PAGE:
Cancer Research UK to lose “tens of millions”


​Charity defends move to ask donors to opt-in believing it's the "right thing to do" 

10th May 2016 by Robert Armour 0 Comments

One of the UK’s biggest charities says it will lose tens of millions as a result of switching to opted-in fundraising.

Cancer Research UK said the move - in which donors can only be contacted if they have explicitly agreed so beforehand – will impact significantly on its income.

Its head of fundraising Ed Aspel said the switch was the right thing to do and would strengthen the charity’s position in the longer term - but not for up to 10 years.

“By moving from opt-out to opt-in there is an expectation that the number of people we are able to contact with our fundraising asks will decrease,” Aspel said. “So that will have an impact on our income.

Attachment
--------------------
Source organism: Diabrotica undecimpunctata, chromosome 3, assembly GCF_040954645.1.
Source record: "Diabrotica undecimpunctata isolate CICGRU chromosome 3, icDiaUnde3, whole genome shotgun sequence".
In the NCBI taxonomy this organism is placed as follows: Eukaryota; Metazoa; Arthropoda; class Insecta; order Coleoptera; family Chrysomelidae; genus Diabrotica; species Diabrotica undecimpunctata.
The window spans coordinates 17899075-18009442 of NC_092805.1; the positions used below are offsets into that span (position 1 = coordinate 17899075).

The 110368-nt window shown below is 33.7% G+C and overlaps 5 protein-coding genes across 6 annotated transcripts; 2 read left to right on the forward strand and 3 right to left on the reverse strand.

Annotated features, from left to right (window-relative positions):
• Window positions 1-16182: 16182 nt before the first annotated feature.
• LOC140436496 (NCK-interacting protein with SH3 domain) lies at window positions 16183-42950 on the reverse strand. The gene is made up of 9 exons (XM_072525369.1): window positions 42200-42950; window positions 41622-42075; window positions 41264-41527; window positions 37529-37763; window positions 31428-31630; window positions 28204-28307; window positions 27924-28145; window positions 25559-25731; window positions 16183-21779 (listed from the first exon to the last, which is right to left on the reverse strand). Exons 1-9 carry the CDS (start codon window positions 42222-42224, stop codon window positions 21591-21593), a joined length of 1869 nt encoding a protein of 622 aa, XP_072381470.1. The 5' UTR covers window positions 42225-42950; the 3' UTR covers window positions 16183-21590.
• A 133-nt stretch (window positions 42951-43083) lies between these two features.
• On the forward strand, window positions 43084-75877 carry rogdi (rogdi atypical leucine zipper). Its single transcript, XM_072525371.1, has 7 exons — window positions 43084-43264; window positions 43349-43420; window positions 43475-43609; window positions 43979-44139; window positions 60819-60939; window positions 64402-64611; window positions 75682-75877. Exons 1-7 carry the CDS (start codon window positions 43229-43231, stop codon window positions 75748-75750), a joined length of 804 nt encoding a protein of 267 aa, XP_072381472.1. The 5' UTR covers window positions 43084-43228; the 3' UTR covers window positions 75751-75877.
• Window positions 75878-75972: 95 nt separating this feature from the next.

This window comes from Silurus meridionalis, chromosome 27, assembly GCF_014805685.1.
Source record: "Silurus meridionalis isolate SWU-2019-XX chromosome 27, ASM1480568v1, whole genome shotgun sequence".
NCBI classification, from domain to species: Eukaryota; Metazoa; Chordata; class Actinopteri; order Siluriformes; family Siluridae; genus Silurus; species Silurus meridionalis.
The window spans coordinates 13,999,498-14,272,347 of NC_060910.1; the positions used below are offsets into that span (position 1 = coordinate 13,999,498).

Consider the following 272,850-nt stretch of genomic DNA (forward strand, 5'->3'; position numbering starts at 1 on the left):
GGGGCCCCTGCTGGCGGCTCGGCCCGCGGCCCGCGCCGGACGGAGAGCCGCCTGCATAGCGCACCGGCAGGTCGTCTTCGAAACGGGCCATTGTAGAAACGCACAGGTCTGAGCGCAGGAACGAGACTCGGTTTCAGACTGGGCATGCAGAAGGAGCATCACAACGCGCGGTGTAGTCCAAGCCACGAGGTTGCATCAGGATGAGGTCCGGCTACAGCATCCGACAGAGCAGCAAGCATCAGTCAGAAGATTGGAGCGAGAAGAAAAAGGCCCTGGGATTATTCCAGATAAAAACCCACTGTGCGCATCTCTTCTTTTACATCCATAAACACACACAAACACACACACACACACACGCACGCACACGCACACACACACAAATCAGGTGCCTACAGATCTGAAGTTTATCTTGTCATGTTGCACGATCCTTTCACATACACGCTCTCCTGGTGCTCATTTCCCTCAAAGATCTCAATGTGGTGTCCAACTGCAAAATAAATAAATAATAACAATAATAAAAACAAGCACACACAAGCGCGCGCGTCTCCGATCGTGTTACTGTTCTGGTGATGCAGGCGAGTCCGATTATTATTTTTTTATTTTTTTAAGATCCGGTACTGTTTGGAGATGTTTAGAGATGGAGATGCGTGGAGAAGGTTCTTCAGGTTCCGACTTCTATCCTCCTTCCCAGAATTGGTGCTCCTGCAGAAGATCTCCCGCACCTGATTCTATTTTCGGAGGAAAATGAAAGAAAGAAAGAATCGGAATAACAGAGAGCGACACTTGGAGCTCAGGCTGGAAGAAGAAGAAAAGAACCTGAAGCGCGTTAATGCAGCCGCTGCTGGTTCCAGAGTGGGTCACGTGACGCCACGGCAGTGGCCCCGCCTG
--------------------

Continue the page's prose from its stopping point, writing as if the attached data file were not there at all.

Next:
“However, I think that will be in the short- to medium-term. We’re doing this because we think that it’s the right thing to do to respect the wishes of our supporters. 

“We think that if we communicate with supporters on their terms, if they can control the level of fundraising communication that they get, then actually that will lead to better relationships with our supporters.

"Also, starting to make us think about different ways in which we can work with supporters. If we can make them feel more part of the organisation, then we’ll get greater loyalty in return and be in a much stronger position.”

Last financial accounts posted with the Charity Commission showed Cancer Research UK's turnover just short of £635 million, making it one of the biggest earning charities in the world.